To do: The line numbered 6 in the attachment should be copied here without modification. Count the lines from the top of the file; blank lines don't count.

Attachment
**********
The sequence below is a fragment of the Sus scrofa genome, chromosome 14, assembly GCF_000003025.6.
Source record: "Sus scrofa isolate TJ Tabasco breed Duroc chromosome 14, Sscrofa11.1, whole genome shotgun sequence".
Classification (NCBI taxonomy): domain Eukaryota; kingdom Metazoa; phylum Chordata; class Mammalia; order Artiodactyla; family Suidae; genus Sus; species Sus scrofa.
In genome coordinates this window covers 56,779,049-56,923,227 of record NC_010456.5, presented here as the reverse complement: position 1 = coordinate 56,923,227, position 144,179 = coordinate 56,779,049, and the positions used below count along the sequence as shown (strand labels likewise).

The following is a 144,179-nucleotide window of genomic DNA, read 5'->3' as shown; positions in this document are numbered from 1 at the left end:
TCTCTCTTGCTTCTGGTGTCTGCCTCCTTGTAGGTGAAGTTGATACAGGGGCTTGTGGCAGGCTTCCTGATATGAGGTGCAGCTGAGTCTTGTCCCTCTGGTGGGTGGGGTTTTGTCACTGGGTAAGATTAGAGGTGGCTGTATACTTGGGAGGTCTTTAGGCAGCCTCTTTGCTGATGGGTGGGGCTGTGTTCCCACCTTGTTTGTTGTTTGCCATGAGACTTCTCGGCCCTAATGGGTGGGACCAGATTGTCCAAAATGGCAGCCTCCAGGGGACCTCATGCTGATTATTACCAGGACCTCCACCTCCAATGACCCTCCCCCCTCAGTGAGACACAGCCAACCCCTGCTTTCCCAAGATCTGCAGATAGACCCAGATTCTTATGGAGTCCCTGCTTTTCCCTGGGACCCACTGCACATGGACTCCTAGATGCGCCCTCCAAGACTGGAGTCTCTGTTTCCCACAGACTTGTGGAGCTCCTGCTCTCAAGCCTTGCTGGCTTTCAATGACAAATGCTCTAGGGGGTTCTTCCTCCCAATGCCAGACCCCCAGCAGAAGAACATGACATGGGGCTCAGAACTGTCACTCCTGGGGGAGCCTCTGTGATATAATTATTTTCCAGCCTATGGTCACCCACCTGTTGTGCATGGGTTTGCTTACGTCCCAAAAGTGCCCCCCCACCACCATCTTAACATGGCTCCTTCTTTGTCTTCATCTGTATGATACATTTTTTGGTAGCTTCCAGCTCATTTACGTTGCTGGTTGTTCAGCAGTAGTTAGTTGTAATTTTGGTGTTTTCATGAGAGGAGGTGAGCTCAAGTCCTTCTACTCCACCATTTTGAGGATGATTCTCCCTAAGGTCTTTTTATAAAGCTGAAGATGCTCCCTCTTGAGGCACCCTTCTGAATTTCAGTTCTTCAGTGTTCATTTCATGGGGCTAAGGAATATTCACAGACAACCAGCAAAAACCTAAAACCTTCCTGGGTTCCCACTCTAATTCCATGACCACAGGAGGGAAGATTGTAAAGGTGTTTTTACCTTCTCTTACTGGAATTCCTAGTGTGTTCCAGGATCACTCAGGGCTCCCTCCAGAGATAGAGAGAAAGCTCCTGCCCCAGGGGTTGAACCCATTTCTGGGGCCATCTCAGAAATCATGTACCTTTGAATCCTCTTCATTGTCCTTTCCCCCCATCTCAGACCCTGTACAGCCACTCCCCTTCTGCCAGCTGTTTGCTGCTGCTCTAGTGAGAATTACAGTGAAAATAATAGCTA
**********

TCTCTCTTGCTTCTGGTGTCTGCCTCCTTGTAGGTGAAGTTGATACAGGGGCTTGTGGCAGGCTTCCTGATATGAGGTGCAGCTGAGTCTTGTCCCTCTGGTGGGTGGGGTTTTGTCACTGGGTAAGATTAGAGGTGGCTGTATACTTGGGAGGTCTTTAGGCAGCCTCTTTGCTGATGGGTGGGGCTGTGTTCCCACCTTGTTTGTTGTTTGCCATGAGACTTCTCGGCCCTAATGGGTGGGACCAGATTGTCCAAAATGGCAGCCTCCAGGGGACCTCATGCTGATTATTACCAGGACCTCCACCTCCAATGACCCTCCCCCCTCAGTGAGACACAGCCAACCCCTGCTTTCCCAAGATCTGCAGATAGACCCAGATTCTTATGGAGTCCCTGCTTTTCCCTGGGACCCACTGCACATGGACTCCTAGATGCGCCCTCCAAGACTGGAGTCTCTGTTTCCCACAGACTTGTGGAGCTCCTGCTCTCAAGCCTTGCTGGCTTTCAATGACAAATGCTCTAGGGGGTTCTTCCTCCCAATGCCAGACCCCCAGCAGAAGAACATGACATGGGGCTCAGAACTGTCACTCCTGGGGGAGCCTCTGTGATATAATTATTTTCCAGCCTATGGTCACCCACCTGTTGTGCATGGGTTTGCTTACGTCCCAAAAGTGCCCCCCCACCACCATCTTAACATGGCTCCTTCTTTGTCTTCATCTGTATGATACATTTTTTGGTAGCTTCCAGCTCATTTACGTTGCTGGTTGTTCAGCAGTAGTTAGTTGTAATTTTGGTGTTTTCATGAGAGGAGGTGAGCTCAAGTCCTTCTACTCCACCATTTTGAGGATGATTCTCCCTAAGGTCTTTTTATAAAGCTGAAGATGCTCCCTCTTGAGGCACCCTTCTGAATTTCAGTTCTTCAGTGTTCATTTCATGGGGCTAAGGAATATTCACAGACAACCAGCAAAAACCTAAAACCTTCCTGGGTTCCCACTCTAATTCCATGACCACAGGAGGGAAGATTGTAAAGGTGTTTTTACCTTCTCTTACTGGAATTCCTAGTGTGTTCCAGGATCACTCAGGGCTCCCTCCAGAGATAGAGAGAAAGCTCCTGCCCCAGGGGTTGAACCCATTTCTGGGGCCATCTCAGAAATCATGTACCTTTGAATCCTCTTCATTGTCCTTTCCCCCCATCTCAGACCCTGTACAGCCACTCCCCTTCTGCCAGCTGTTTGCTGCTGCTCTAGTGAGAATTACAGTGAAAATAATAGCTA